The Book of the Week is “Rose Kennedy, The Life and Times of A Political Matriarch” by Barbara A. Perry, published in 2013.
As is well known, the Kennedy family members’ fates were fraught with traumas and tragedies. Rose gave birth to nine children, starting in the nineteen teens (alphabetically): Bobby, Edward, Eunice, Jean, John, Joseph Jr., Kathleen, Patricia and Rosemary.
In July 1890, Rose was the oldest of six children born into the wealthy Fitzgerald family of Boston. Her father was elected as a U.S. Congressman in 1894. Around 1906, he took over the weekly newspaper The Republic. Later, he was elected mayor of Boston. Rose, instead of his wife, accompanied him on his campaign and diplomatic travels. Their ethnic identity was Irish Catholic, enemies of the Protestant Yankees.
Rose defied her parents’ wishes in her choice of a lifelong mate– Joseph P. Kennedy. Through the decades of the nineteen teens through the 1930’s, Rose’s growing family lived in locations pursuant to Kennedy’s highly lucrative business and political activities, even though he almost never saw his wife and kids (due to work and philandering)– Riverdale in the Bronx; Bronxville in Westchester County, New York; Hyannis Port, Massachusetts; and Palm Beach, Florida.
In 1934, President Franklin Roosevelt appointed Rose’s husband to be the first chair of the Securities and Exchange Commission. The agency was formed to regulate Wall Street– criminalize insider trading and require disclosure of transactions in order to rein in the kind of excessive greed in which ironically, Joseph Kennedy himself indulged– that was partly responsible for the devastating, nationwide financial crash.
Even during the Depression years, however, the Kennedys lived high on the hog. In February 1938, the president appointed Joseph the ambassador to Great Britain. In publicly supporting her husband, Rose comfortably fell into the role of social butterfly– meeting with royal family members at luncheons, cocktail parties and teas. She also spent loads of time monitoring her children’s health, (boarding-school) educations and welfare.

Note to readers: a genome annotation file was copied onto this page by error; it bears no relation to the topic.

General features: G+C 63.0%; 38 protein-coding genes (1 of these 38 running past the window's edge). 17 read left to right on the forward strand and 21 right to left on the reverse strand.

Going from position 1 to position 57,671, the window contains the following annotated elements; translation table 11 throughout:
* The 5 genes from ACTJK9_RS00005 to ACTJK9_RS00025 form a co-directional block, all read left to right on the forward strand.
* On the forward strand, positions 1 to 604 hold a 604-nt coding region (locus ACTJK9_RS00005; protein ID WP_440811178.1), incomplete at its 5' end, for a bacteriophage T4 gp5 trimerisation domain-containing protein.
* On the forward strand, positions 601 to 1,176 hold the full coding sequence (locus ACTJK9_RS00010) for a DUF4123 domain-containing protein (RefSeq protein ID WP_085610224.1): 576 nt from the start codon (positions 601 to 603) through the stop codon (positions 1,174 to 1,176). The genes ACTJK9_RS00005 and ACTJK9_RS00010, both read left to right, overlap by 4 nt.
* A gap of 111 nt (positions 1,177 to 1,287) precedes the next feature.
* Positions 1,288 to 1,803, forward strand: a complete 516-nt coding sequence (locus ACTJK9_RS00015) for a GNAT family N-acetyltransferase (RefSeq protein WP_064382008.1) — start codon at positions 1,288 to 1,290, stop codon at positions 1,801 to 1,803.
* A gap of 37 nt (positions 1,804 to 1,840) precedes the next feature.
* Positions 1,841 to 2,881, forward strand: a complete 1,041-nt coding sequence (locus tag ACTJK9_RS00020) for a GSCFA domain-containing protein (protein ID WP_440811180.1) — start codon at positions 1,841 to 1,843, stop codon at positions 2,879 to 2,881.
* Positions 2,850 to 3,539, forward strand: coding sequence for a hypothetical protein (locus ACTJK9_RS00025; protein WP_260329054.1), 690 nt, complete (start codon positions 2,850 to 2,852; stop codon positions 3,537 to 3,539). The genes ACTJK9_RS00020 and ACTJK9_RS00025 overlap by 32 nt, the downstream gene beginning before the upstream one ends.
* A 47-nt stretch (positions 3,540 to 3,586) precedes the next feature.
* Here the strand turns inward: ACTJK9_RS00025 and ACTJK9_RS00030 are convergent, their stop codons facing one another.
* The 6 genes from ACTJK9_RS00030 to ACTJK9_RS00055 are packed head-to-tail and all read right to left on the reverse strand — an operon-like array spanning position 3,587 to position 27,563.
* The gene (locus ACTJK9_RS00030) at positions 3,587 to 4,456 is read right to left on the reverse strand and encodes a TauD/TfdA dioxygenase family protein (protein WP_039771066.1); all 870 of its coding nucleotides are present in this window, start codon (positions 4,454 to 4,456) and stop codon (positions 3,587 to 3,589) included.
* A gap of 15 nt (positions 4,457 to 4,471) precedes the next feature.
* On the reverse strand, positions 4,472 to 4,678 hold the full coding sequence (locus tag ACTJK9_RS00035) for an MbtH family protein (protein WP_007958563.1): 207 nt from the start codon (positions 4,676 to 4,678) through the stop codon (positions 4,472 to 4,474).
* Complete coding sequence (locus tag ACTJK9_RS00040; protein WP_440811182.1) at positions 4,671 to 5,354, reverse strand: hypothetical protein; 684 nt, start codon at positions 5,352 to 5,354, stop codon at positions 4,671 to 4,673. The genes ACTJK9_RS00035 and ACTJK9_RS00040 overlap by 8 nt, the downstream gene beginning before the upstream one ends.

During John’s 1952 senatorial election, and her other family members’ numerous other elections, Rose made countless public appearances campaigning, and fund-raising for her husband’s charity for underprivileged children. Joseph wrote checks and bribed journalists. Their 26 year-old son Bobby served as John’s campaign manager. The family was a political tour de force.
In April 1961, the day after the Bay of Pigs fiasco, Rose had business more important than a traumatized JFK to attend to: shopping for fur coats in New York City for her future trips accompanying her president-son everywhere, including diplomatic visits to Europe. In 1962, the youngest child, Teddy, sought John’s vacated Senate seat. To assist him, Rose made a promotional film, of course omitting all inconvenient facts from her stories in order to project the Kennedys as the perfect family.
Alas, read the book to learn how very sugar-coated that film was, along with many other details of Rose and her family.